Human beings, like animals and other living things, are aware of their external environments and can respond to stimuli. They are also aware of their physical movements and mental activity. But most importantly, human beings are aware of their own self-awareness. This is what one would call “reflexive self-awareness”, to be aware that one is aware of oneself. This reflexive self-awareness is responsible for rationality – the human ability to reflect upon his own conscious acts and represent ideas in his mind through bodily gestures – movement, actions, and most importantly speech – all of which are gestures which signify and point beyond themselves. It is in this sense that the human being is a rational animal – a creature possessing both animal faculties and this self-transcending reflexive awareness. This reflexive and transcending self-awareness is what we call the intellect (Arabic: ‘aql, Persian: khirad, Greek: nous, Latin: intellectus).  This intellect – present in every human being albeit in different degrees of actualization and intensity – is what the Qur’an and later Sufis such as Rumi call the light of the heart (qalb). The heart does not refer to the physical organ, but rather, the centre of human consciousness or what is traditionally called the human soul. Thus the Holy Qur’an mentions the verb ‘aqala (to intellect) over a hundred times and links it specifically to the “hearts” (qulūb) of human beings:

“Do they not travel through the earth, so that they have hearts (qulūb) by which they intellect (ta‘qilūn bihā) and ears with which they may hear? Truly it is not their eyes that are blind, but their hearts which are in their breasts.” – Holy Qu’an 22:46

In modern times, intellect is often reduced to discursive and logical reasoning only. However, in the Islamic perspective, reasoning – whereby the human being conceptualizes, analyzes and deliberates truths in a step by step manner from premises to conclusions – is just one of the operations of the intellect and this reasoning operation necessarily involves the external senses and internal senses (reflection, estimation, imagination, memory, recollection) that are common to some animals. But the intellect also has a primary and spiritual operation whereby it is able to grasp and seize upon universal, spiritual and intelligible truths in a contemplative, unitive and direct act of perception all at once without having to rationalize from premise to conclusion – similar to the directness of taste (dhawk) or eyesight to the physical senses. The word reason comes from ratio – which means to break into parts. Interestingly, the Arabic word ‘aql means “to bind” and this alludes to the fact that the human intellect’s vision brings together and unites intelligible realities into a holistic vision of existence.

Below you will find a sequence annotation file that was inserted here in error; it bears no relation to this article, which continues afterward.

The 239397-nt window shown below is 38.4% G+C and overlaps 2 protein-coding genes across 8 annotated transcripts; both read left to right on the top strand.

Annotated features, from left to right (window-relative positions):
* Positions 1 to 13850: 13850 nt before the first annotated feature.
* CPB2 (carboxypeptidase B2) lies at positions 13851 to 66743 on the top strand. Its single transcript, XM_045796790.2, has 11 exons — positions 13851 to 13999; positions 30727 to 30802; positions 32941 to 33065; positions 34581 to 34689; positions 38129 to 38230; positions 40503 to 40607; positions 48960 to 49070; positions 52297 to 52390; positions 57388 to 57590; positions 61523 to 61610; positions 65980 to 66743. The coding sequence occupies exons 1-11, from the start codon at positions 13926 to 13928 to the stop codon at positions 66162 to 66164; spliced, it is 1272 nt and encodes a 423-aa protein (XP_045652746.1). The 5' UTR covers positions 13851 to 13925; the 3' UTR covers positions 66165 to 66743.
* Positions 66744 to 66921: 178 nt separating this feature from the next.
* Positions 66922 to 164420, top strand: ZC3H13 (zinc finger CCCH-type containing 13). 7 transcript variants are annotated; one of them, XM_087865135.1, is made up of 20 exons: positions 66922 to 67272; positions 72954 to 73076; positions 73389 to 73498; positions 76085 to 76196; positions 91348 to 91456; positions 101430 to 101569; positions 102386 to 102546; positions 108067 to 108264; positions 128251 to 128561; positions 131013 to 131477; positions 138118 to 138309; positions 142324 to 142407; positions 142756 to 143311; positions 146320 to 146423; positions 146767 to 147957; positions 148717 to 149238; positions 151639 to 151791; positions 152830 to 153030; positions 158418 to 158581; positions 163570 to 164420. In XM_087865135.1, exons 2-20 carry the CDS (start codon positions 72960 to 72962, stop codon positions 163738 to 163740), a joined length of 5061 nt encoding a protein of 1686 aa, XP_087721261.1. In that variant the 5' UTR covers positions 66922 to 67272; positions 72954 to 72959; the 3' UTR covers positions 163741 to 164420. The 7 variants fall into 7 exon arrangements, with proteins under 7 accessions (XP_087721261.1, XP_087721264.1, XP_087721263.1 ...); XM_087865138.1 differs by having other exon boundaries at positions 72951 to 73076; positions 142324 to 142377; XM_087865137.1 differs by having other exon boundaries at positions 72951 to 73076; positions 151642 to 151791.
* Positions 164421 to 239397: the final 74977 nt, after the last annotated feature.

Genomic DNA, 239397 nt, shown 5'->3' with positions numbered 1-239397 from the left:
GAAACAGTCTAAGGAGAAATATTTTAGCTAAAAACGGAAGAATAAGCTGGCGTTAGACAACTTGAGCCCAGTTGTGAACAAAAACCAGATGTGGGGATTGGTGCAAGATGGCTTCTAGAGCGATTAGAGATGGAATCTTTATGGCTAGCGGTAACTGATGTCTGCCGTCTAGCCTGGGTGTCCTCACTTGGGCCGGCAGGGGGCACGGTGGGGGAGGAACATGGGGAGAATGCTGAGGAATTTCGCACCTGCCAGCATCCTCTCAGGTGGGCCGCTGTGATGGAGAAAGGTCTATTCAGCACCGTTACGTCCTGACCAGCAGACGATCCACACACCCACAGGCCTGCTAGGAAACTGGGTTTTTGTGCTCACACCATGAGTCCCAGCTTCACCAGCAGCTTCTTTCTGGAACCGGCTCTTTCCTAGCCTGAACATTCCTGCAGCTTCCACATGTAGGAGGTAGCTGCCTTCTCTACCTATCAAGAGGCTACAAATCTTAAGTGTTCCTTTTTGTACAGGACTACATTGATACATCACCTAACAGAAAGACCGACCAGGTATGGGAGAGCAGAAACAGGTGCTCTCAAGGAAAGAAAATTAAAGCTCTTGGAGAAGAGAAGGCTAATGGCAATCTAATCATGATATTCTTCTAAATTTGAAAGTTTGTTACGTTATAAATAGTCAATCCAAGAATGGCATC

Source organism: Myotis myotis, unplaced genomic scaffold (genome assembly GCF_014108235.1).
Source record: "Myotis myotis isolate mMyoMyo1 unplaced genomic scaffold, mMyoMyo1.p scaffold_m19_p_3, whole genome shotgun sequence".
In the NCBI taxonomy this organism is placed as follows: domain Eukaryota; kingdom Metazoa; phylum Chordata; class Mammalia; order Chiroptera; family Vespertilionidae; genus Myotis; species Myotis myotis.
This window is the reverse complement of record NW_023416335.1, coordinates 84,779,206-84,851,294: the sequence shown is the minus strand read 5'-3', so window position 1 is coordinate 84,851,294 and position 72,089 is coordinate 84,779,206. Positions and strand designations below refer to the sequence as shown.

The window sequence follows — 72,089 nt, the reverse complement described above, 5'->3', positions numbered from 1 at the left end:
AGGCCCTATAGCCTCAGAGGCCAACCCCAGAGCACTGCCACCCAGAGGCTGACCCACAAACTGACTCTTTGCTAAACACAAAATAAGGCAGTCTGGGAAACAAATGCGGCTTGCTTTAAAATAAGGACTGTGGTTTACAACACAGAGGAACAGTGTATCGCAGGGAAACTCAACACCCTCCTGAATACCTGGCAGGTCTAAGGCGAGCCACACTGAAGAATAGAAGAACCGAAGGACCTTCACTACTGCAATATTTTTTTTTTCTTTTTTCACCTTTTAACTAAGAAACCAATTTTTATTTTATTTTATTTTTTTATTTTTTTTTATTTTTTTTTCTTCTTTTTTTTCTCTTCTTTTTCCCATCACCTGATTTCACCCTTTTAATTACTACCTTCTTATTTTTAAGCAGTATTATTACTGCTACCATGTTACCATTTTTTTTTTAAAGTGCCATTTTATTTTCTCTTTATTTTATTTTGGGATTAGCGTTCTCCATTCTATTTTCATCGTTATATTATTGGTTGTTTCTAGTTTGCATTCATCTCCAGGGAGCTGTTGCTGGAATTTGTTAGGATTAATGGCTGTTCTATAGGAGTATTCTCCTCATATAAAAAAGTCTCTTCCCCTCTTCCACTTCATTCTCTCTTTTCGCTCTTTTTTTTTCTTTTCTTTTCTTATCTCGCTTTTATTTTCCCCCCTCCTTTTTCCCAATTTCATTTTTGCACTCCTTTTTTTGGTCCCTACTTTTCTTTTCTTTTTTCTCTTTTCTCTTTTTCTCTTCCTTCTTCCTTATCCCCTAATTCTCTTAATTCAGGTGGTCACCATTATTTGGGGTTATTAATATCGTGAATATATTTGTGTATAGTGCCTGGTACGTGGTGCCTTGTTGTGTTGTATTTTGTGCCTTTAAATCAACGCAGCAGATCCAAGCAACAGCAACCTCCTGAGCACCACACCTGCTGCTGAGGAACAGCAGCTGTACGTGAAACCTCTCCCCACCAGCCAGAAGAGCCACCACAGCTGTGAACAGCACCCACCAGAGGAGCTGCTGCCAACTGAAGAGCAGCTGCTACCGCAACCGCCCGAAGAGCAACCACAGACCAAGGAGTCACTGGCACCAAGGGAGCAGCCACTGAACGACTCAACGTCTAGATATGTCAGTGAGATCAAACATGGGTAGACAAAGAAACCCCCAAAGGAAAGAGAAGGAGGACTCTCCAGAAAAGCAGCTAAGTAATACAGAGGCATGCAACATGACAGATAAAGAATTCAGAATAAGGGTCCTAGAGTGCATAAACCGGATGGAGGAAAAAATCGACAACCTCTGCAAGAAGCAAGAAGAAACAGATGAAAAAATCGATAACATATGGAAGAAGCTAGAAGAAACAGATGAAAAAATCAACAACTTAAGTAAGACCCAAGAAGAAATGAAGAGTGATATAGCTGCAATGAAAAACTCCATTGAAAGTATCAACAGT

“It is the nature of reason to analyze, to cut asunder even, it would seem, what God Himself has joined… Intellect, on the other hand, is the great connector; it unites what appears disparate, not externally, to be sure, but by bringing to light a deep and pre-existent bond.”
- Wolfgang Smith, (The Quantum Enigma: Finding the Hidden Key, 22)

Even the reasoning operation of the human intellect depends on certain truths which the intellect grasps directly through contemplation and spiritual vision. Thus, Nasir-i Khusraw, echoing the views of most Islamic philosophers such as al-Farabi, Ibn Sina, and Mulla Sadra, offers the following description of the human intellect (‘aql):